My husband recently died from a combination of a weak heart, massive amounts of prescription drugs in his system, and severe depression, which in
spite of years of psychotherapy and medication was not yielding to treatment. Regardless of his very supportive family and my best efforts, we were
not able to save him. The official diagnosis was heart failure, but we all know it was essentially a suicide.
My husband had been in the local hospital's emergency room for overdoses several times in the past six months. Each time they strongly recommended he
go into their drug addiction/psych unit for treatment and each time he refused. In despair, his family and I went to the magistrate and got an order
for an involuntary commitment. However, when he was given his evaluation he assured the examiner that he was neither homicidal nor suicidal, so they
did not have any legal grounds to keep him against his will. In fact he was totally suicidal, but he knew exactly what to say and aced the
examination. He had had enough experience with the mental health system to know how to do that. The hospital sent him right back home. He died that
evening. He was 53 years old.
My second aim in this post is to add something to the discussion of mental health resources in this country. When I first moved down here, there was
an excellent, state-funded, community mental health facility which offered a range of services, from psychiatrist to psychiatric medication to
psychotherapy to nursing to case management to social workers who looked into the patient's living situation and helped them apply for every benefit
they were entitled to. I know this from personal experience with them, as I have also been diagnosed with a mental illness. The health center also
provided some free drugs for those who could not pay for them. The fees were assessed on a sliding scale according to one's income, which for many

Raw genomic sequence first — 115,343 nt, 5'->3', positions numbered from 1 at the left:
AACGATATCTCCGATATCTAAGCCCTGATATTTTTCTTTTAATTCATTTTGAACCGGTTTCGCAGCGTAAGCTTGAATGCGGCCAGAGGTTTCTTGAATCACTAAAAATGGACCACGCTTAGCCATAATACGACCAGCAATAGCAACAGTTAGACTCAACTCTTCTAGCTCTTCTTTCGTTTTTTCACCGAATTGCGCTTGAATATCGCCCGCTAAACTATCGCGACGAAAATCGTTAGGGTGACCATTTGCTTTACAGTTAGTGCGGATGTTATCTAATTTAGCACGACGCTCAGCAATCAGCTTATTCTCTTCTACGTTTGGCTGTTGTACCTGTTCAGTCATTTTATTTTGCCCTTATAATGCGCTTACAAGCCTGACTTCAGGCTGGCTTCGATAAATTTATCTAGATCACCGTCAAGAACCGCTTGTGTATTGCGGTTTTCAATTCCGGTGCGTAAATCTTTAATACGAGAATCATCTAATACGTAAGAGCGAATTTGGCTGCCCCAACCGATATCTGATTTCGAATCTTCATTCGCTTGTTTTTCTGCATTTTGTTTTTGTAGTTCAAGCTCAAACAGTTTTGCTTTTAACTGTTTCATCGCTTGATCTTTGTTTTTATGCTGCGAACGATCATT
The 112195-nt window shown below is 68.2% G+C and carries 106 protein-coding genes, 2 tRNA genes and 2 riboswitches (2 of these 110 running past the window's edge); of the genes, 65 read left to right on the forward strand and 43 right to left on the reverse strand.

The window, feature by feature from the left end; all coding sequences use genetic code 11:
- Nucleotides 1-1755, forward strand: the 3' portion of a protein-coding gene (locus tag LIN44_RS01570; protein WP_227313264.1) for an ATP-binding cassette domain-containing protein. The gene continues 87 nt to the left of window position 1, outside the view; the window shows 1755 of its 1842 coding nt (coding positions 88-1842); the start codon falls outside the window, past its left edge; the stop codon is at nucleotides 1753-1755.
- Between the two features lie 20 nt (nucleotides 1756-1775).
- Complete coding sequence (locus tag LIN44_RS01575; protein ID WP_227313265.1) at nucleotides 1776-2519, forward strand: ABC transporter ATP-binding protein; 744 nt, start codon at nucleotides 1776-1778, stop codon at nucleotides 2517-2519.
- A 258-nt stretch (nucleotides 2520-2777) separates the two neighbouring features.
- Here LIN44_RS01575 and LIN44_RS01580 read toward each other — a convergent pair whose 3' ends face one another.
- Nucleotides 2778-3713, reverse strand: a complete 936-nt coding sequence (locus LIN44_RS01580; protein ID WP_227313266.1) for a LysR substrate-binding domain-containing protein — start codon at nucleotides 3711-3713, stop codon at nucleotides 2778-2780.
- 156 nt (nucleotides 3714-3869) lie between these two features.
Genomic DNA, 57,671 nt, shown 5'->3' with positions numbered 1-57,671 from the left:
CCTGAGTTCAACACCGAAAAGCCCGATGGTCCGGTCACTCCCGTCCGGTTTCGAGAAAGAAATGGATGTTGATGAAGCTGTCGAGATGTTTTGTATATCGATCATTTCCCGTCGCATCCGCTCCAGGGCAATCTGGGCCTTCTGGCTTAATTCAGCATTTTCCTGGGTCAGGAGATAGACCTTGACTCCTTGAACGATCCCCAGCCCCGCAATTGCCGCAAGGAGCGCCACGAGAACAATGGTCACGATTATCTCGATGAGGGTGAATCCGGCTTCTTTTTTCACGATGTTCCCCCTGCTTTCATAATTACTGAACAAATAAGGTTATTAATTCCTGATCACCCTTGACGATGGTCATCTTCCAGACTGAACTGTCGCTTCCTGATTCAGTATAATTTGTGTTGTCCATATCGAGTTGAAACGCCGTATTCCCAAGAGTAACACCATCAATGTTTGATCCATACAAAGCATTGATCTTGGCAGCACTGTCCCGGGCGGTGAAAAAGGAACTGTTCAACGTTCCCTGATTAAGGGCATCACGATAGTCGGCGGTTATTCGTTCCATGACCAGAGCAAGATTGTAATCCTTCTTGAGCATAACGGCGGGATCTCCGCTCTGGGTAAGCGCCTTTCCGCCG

people was zero or close to it. They were treated free of charge. People in shelters or a homeless person could just walk in off the street and be
Then there was a change in the state government. They decided, in their wisdom, that this community mental health system and others like it were
costing too much. The responsible political party shall remain nameless but everybody probably can figure that out. Anyway, the community center and
others across the state were dismantled in favor of privatization. In other words, whatever mental health services we have left now are run for
profit. Those services now cherry-pick those types of treatment which are money-makers. For example, treating the indigent has pretty much fallen by
the wayside. Instead of the large state-funded mental health facility we have one or two smaller ones that provide counseling for those who are not
considered seriously ill, and they have one or two nurse-practitioners, who are supposed to be working under the supervision of a psychiatrist but in
fact are not. These nurse-practitioners are, of course, much cheaper than actual doctors. The staff at these private providers are typically
overworked and underpaid.
Whereas this state used to have five or six hospitals for the mentally ill, it now has one. The prevailing philosophy is called "community-based
integration and support." Sounds pretty good, huh? It has connotations of the mentally ill being embraced and cared or by their own communities.
What it actually amounts to is they send them home for their families to take care of as best they can. The homeless mentally ill can now sleep on
the streets of their own hometowns. In fact, there are one or two profit-making group homes here for the mentally ill but the residents are not
integrated into their communities in any meaningful way. The severely ill, especially, just aren't readily accepted by those who consider themselves
completely sane. In addition, the funding for this "community support" is very limited, based on the assumption that people will need crisis
intervention for a brief period of time, then be "cured." There are no real provisions for the long-term or seriously ill.
The places of last resort now are prisons. Society just doesn't have any other alternatives for them. They get caught up in a cycle of offend (often
because they are mentally ill), incarcerate, release, at which time they will offend again, etc etc. for as long as they manage to survive, which for
many is not long.
Unless there is a great protest by the citizenry every state will probably eventually have a system as poor as ours.
edit on 20-1-2011
by Sestias because: (no reason given)